If it sounds like I’m trying to scare you off of using options, I am not.  I am simply pointing out that you cannot donate your personal services to your Roth IRA where the IRS will never get its share of the money.  You may make as much money as you like on your INVESTMENT activity.  You may even own a business in your Roth IRA, but you personally cannot run that business, and the business must pay taxes on its income, either through the entity that owns the business or directly by the Roth IRA if the entity running the business is non-taxable.  There is often a very fuzzy line between investment selection (which is no problem) and providing services.  Some people are willing to dance closer to the line than others, and there are no definitive answers.  The analysis is very fact specific, so there is no bright line answer to your question.

 

One thing I think is fair to say is that “piglets get fed but hogs get slaughtered.”  By that I mean that too much of a good thing can cause the IRS to take the position that what might otherwise be investment activity changes its character to business activity.  The higher the dollar amount involved the higher the level of interest by the IRS will be if they audit.  Generally it is a good idea to have more than just one type of investment activity to avoid the appearance that you are simply creating options as inventory to be sold off for a profit.

 

As you know I cannot give you tax, legal or investment advice.  Hopefully the information above will give you and your tax or legal advisors some areas to analyze.  Good luck with your investments, and have a great day!

 

Could I just make a personal loan to my partner in the LLC and he could the pay down the hard money loan?

Question:

I currently have a self-directed IRA and have some cash in it from a recent deal. I am a 50% owner of an LLC with a hard money loan on a home we are currently trying to sell. Basically, I need to determine a safe way to invest(not take a distribution) my Ira money so that the money can ultimately pay off part of that hard money loan.

1.  Could I just make a personal loan to my partner in the LLC and he could the pay down the hard money loan?  He is not related to me. Or is this just too direct a transaction?

2.  I know another real estate investor who has nothing to do with the LLC who is willing to help in any reasonably safe way. Do I have my IRA do a promissory note to this investor who then loans the money to the LLC? Do we have the loans for differing amounts of money? Do we do any of this using some instrument other than or in conjunction with a promissory note, i.e. a second mortgage on the investor’s home and a second on the home that the LLC is trying to sell?

Please advise on the safest way to invest the IRA and get the loan paid down.

Answer:

Unfortunately, there is probably no safe way to accomplish what you want to do.  You should understand that your partner in the LLC is, in fact, a disqualified person to your IRA.  The reason for this is that any entity owned 50% or more by an IRA owner is a disqualified person to the IRA, which means that your LLC is a disqualified person to your IRA.  Furthermore, because your partner owns 10% or more of your LLC, he or she is also a disqualified person to your IRA.  So loaning money to your LLC or your partner is out of the question as a direct violation of the prohibited transaction rules.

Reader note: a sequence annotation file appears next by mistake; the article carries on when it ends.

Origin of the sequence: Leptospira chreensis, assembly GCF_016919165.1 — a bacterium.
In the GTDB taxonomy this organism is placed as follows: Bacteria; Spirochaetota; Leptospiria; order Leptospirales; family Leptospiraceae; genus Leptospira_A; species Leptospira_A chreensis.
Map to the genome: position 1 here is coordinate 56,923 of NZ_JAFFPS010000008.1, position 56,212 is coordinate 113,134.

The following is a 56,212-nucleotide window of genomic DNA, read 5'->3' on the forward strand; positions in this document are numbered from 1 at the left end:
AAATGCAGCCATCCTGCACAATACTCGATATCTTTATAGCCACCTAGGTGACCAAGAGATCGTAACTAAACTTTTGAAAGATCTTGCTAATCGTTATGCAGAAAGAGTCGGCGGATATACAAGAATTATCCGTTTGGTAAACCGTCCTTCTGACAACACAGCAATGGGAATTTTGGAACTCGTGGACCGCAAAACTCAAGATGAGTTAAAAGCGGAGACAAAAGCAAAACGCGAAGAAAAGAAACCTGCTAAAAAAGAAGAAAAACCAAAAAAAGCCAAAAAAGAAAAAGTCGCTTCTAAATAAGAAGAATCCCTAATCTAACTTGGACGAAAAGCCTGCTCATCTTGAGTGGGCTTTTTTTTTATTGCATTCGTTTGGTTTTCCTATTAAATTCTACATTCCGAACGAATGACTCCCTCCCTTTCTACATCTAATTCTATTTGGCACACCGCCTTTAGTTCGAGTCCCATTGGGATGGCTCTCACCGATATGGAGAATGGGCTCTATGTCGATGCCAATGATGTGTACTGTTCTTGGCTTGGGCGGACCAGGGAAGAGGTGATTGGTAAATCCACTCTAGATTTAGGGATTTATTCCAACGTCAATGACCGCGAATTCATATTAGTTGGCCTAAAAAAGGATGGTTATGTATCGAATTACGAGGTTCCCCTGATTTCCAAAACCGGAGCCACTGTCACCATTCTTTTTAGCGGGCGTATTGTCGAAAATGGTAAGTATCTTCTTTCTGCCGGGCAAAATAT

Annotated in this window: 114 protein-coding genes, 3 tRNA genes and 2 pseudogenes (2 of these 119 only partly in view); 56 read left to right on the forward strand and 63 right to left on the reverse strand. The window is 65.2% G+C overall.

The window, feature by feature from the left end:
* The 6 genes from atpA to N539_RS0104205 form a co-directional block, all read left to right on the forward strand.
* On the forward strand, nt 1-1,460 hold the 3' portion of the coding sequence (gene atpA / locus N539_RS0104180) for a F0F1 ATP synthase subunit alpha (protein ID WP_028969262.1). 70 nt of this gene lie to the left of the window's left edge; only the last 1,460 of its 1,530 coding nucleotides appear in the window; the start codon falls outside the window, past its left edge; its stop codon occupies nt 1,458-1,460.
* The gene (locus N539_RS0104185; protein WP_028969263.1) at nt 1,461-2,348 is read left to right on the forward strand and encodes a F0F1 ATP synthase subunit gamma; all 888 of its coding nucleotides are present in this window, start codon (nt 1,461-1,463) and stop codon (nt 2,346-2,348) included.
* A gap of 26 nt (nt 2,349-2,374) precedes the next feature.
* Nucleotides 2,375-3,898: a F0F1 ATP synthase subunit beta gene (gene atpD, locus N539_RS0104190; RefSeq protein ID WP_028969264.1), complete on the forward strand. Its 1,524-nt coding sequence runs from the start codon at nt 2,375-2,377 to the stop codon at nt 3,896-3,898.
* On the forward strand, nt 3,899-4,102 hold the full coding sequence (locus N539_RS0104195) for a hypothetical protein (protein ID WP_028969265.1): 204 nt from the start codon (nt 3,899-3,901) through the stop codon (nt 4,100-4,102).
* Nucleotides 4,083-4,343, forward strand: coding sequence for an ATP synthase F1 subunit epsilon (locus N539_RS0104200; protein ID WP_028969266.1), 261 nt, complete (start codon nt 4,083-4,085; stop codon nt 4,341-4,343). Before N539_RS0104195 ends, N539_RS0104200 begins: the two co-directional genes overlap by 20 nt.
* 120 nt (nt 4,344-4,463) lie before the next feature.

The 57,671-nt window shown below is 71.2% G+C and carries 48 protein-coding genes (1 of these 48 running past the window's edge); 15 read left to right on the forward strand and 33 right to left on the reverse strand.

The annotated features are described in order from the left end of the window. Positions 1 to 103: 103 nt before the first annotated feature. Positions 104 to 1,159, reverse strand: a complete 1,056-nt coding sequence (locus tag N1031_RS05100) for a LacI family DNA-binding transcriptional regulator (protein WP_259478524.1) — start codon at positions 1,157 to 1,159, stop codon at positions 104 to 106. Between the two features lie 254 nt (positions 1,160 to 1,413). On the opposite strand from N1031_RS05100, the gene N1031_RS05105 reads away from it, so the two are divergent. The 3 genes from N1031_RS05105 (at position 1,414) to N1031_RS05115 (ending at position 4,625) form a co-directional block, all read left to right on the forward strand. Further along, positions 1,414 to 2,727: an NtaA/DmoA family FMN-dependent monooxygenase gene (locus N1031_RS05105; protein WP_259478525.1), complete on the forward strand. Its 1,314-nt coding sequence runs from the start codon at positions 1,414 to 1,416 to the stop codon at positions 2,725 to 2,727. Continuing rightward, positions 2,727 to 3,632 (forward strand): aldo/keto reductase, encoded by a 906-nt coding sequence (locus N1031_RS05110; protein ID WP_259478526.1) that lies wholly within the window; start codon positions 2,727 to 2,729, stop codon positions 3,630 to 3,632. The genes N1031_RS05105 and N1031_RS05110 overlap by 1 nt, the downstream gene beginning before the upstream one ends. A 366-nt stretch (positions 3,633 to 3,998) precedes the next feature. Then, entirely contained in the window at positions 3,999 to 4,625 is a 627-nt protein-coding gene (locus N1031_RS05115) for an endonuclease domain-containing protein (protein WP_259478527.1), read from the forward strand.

In your second scenario, what you describe is a step transaction.  Unfortunately, you are not permitted to do indirectly what you cannot do directly under the prohibited transaction rules.  Since your IRA money cannot be used to pay down the hard money loan directly, trying to take two steps to accomplish the same goal does not work either.  Even if you make it harder to detect what is going on through the use of different loan amounts or different timing of the loans, unfortunately it will not change the basic fact that as a direct result of your IRA’s investment in a loan to your non-disqualified investor friend you, your partner and your LLC will all benefit from having the hard money loan paid down.  This would also be a prohibited transaction.

 

If you have not taken a distribution from your IRA in at least twelve months, you could take a distribution and as long as you returned the money to your IRA or another IRA within 60 days it would not be taxable.  Of course the danger of this strategy is that if you were unable to return the money to the IRA it would be taxable and you would possibly face penalties if you are under age 59 1/2, assuming the IRA you refer to is a traditional IRA.  If you were able to return part of the money to the IRA, then only the part that you were not able to return would be taxable.  This may not be the best strategy for you to deal with your issues, given the level of risk involved, but at least it would avoid the danger of a prohibited transaction.

 

I’m sorry I was not able to offer you a solution to your problem.  We are not permitted to give tax, legal or investment advice, but I hope I have given you and your legal or tax counsel some things to think about.  If Quest IRA can ever be of service to your or your acquaintances, please do not hesitate to contact us.  Have a great day!